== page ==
High voltage device (1 to 3kV, low) control using Arduino

Hi All,

I am trying to control a high voltage (~2.5 kV) using Arduino Uno for now. I have a few dielectric actuators that actuate at (~2 kV).

I want to have control on multiple of these using a single high DC voltage source and the control signal I want is from Arduino to select which one actuates based on the signal.

Currently, I have EMCO AG60P-5 (http://www.emcohighvoltage.com/proportional/agseries.php) for DC-DC high voltage proportional conversion.

I have looked at a couple of threads (Multiplier: http://forum.arduino.cc/index.php?topic=153684.0) and (Driving Hgh voltage modules: http://forum.arduino.cc/index.php?topic=164109.0).

I am looking for a simple solution where I shall be able to control multiple actuators using a single
Arduino and a single High voltage EMCO device.
One of the ideas I was thinking is to connect with a power MOSFET as a switch between EMCO and actuators and have multiple gates from each power MOSFET to be controlled by Arduino which can manipulate the actuation signal. However, when I tried directly connecting Power MOSFET (XTT02N450HV) with HV supply, it's always on and doesn't switch.
On the other hand, when I connect EMCO directly to the actuator, it doesn't work either. However, if an OPAMP is connected with EMCO, then actuator works.

Can anyone help in this regard and simplify the circuit to have minimum components as possible?

Do you mean an IXTF02N450 mosfet? Needs 10 or 12V drive, and you'll have to do low-side switching,
ie MOSFETs between actuators and ground.

You'll need a gate driver IC to protect the gate from dV/dt damage, and be very careful about
layout w.r.t. flashover.

And of course these voltages pose great risk if you don't limit the current with specialized high voltage
resistors - ordinary resistors will simply flashover at kV levels.

There are some very high voltage opto-couplers available, they might be more flexible and
easy to use. No idea of pricing though, probably high.

The MOSFETs can be stacked, such as in the above picture, and gated on to provide the desired output voltage. I worked on x-ray equipment that did something similar to control 150KV down to the desired output level. The individual MOSFETs used could only take 60V across the individual MOSFET but with stacking the MOSFETs a high degree of output control was obtained. Be ware of how close the MOSFETs are placed to each other to prevent MOSFET to MOSFET arching.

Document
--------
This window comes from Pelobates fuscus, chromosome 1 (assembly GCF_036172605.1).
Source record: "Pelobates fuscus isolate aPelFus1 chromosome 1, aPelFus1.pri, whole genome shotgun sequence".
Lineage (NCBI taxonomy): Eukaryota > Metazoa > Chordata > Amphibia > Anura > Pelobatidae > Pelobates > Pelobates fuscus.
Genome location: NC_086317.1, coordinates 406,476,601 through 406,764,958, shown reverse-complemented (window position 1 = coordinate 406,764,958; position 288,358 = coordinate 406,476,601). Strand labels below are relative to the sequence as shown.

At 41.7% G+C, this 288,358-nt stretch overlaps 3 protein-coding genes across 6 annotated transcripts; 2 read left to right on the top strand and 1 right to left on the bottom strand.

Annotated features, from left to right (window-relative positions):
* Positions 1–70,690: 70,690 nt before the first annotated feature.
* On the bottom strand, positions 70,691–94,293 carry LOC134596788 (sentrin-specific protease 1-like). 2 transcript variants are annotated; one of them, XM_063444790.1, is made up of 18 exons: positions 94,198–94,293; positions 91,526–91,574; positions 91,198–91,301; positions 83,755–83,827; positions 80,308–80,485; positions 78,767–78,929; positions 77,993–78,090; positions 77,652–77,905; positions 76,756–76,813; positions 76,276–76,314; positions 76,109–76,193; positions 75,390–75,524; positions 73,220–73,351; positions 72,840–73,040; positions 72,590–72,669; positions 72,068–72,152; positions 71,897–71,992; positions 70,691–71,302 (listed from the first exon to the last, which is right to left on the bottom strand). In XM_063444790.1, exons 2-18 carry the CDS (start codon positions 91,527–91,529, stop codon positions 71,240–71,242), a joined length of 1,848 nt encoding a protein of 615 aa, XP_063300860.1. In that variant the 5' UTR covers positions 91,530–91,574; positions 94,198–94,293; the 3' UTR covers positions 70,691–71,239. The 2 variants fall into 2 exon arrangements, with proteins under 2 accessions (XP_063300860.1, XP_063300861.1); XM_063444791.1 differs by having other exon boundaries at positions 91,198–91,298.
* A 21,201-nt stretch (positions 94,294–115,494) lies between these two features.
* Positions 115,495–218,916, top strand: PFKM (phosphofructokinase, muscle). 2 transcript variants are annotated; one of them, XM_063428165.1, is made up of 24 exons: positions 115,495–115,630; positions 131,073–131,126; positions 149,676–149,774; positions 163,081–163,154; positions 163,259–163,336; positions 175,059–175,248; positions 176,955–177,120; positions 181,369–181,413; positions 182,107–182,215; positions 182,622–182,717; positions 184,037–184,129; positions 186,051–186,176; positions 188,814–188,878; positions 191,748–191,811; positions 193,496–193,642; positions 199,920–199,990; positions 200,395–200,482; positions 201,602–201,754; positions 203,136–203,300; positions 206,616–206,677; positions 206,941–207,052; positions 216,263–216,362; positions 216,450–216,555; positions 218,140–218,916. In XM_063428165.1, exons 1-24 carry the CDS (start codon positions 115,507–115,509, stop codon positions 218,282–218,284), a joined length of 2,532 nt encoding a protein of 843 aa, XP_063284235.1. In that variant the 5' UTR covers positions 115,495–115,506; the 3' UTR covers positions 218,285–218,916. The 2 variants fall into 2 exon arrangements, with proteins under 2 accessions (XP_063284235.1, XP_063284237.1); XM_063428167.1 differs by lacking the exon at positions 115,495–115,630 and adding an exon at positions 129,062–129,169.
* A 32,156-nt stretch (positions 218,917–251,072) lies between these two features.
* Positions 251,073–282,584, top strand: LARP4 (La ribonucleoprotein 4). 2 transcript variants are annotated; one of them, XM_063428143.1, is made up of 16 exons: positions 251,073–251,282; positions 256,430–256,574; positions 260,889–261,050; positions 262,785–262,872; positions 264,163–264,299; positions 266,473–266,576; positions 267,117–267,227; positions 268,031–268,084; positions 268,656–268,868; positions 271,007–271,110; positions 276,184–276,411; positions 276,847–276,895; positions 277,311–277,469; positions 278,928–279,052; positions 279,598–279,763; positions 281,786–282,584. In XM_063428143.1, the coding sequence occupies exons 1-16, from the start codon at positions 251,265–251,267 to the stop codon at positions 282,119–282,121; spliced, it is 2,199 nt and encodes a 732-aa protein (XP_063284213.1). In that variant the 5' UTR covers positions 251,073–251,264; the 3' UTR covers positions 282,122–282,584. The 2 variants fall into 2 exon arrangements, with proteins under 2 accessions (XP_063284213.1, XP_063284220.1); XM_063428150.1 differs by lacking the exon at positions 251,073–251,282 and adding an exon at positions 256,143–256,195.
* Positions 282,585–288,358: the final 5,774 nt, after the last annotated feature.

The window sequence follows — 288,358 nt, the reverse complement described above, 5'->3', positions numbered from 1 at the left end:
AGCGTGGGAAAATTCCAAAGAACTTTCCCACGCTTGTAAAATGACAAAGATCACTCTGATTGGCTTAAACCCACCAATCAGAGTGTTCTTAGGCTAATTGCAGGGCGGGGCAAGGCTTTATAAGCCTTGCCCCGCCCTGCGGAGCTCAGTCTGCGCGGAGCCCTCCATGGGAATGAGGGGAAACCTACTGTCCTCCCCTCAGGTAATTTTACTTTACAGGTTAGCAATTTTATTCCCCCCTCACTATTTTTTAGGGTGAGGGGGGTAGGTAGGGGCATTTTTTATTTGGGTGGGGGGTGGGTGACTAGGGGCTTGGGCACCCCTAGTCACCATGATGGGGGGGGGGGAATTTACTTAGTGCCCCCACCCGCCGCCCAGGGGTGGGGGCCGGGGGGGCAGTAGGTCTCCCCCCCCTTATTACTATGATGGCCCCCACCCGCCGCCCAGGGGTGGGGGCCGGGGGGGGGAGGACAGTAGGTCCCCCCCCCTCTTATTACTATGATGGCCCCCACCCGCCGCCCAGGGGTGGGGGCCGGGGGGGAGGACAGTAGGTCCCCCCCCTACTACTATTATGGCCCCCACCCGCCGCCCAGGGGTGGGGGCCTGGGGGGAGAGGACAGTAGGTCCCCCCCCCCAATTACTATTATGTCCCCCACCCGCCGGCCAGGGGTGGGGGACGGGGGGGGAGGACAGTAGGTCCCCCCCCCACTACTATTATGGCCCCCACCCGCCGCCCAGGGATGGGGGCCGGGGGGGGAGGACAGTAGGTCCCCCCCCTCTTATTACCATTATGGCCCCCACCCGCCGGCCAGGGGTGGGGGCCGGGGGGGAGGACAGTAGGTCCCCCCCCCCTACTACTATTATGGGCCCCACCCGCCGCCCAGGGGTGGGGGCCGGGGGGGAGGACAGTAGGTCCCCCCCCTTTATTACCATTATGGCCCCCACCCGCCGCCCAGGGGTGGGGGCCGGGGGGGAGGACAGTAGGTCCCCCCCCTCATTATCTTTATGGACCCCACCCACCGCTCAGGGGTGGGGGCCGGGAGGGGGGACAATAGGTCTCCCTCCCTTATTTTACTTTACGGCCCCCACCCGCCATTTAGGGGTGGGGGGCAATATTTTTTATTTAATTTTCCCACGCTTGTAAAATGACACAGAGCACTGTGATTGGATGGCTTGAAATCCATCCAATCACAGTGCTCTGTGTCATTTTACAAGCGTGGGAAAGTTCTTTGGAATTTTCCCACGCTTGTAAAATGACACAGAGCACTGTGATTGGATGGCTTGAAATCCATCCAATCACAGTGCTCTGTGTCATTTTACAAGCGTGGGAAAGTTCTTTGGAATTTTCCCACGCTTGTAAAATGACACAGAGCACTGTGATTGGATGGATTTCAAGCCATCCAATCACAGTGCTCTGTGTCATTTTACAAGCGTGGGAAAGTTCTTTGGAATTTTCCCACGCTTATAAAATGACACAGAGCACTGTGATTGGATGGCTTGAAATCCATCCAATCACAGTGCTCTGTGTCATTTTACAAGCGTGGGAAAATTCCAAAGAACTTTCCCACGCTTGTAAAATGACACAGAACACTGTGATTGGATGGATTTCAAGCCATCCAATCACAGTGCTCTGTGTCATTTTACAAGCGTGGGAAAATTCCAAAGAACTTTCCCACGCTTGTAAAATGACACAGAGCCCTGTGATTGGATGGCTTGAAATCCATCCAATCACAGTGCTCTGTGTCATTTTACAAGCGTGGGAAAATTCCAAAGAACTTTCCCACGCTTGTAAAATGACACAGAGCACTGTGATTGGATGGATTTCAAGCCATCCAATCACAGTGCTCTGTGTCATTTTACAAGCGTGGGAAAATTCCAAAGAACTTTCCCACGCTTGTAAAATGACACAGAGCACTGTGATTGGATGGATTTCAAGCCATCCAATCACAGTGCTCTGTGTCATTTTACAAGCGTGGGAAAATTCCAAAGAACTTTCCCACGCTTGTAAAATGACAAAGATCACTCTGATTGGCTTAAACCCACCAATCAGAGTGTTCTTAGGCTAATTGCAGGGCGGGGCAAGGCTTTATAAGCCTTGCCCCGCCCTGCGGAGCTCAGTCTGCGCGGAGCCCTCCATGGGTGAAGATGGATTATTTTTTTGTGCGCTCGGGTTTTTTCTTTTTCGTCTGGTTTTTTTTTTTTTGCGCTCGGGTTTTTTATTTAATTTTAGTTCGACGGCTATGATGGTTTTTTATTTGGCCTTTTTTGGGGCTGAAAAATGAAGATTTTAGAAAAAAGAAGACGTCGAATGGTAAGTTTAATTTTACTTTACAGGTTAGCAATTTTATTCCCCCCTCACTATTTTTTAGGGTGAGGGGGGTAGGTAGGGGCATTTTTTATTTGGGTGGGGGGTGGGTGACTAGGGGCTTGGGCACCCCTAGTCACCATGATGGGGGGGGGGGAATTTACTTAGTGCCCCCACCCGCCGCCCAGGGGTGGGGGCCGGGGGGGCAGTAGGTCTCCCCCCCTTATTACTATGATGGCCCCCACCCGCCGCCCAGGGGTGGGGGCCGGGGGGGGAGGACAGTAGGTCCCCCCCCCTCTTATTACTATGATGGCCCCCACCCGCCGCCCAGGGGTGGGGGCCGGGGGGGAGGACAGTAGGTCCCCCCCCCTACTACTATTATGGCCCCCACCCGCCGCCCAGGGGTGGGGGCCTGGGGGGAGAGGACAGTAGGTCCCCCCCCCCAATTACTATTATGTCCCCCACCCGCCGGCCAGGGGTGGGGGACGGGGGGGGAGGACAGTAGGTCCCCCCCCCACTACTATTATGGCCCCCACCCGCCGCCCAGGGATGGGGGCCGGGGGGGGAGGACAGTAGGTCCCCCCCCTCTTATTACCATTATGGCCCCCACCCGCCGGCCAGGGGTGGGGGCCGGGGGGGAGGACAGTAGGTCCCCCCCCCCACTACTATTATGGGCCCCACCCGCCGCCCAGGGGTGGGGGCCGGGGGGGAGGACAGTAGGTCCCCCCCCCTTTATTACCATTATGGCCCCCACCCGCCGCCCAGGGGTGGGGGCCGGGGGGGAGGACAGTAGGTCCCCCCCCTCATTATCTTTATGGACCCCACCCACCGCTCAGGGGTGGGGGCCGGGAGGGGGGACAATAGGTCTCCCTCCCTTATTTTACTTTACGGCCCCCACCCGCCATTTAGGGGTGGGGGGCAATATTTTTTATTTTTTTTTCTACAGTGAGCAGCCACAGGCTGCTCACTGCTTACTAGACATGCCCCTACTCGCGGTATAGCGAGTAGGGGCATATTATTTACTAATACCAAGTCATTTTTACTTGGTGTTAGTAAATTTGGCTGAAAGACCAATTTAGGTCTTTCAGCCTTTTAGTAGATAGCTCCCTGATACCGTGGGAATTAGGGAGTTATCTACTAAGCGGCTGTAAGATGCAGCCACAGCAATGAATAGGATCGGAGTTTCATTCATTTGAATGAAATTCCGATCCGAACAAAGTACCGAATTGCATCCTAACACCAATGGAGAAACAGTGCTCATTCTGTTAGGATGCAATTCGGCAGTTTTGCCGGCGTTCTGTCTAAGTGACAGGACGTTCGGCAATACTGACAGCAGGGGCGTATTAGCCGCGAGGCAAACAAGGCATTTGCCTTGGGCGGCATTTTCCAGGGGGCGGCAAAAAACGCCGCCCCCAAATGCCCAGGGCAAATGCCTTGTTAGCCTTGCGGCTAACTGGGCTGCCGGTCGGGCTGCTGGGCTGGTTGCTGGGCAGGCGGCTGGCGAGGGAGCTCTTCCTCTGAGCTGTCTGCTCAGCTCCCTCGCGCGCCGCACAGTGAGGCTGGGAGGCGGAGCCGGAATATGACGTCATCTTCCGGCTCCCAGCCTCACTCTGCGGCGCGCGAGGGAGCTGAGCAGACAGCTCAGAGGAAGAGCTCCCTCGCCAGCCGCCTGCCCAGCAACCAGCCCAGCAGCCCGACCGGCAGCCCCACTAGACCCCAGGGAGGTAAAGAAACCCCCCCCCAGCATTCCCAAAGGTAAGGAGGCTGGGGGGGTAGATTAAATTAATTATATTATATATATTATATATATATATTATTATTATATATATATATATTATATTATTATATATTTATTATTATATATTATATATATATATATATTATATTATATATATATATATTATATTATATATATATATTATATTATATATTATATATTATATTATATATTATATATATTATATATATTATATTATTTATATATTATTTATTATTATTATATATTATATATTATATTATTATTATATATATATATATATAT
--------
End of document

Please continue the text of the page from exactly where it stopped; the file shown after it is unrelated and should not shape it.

Thanks for the responses MarkT and Idahowalker.

For Idahowalker, just having an increased number of MOSFETs will only make the circuit more cumbersome rather than simplifying as it will also need a resistive ladder network as shown. In addition, when I want to use multiple of the actuators, I will have to repeat the same setup each time.

MarkT:
Yes, MOSFET should be between actuator and GND as a pull-up. I believe this will give the flexibility to have multiple actuators lined parallel to each other from the same high-voltage source EMCO.

I am still wondering, can I directly plug in a positive bias of say (4V at Vg for MOSFET to turn it on) while Vdd is connected to high-V (through actuator) and Vss is ground? I mean this without actually having any resistive network.

For isolation, if we see the datasheet of EMCO, it says it comes with isolation that means we may not need external isolation. However, how about this optoisolator board (SparkFun Opto-isolator Breakout - BOB-09118 - SparkFun Electronics) between input from Arduino and input to HV EMCO directly?

Or do I still need current amplifier somewhere?

Thanks

ssfaizan:
MarkT:
I am still wondering, can I directly plug in a positive bias of say (4V at Vg for MOSFET to turn it on) while Vdd is connected to high-V (through actuator) and Vss is ground? I mean this without actually having any resistive network.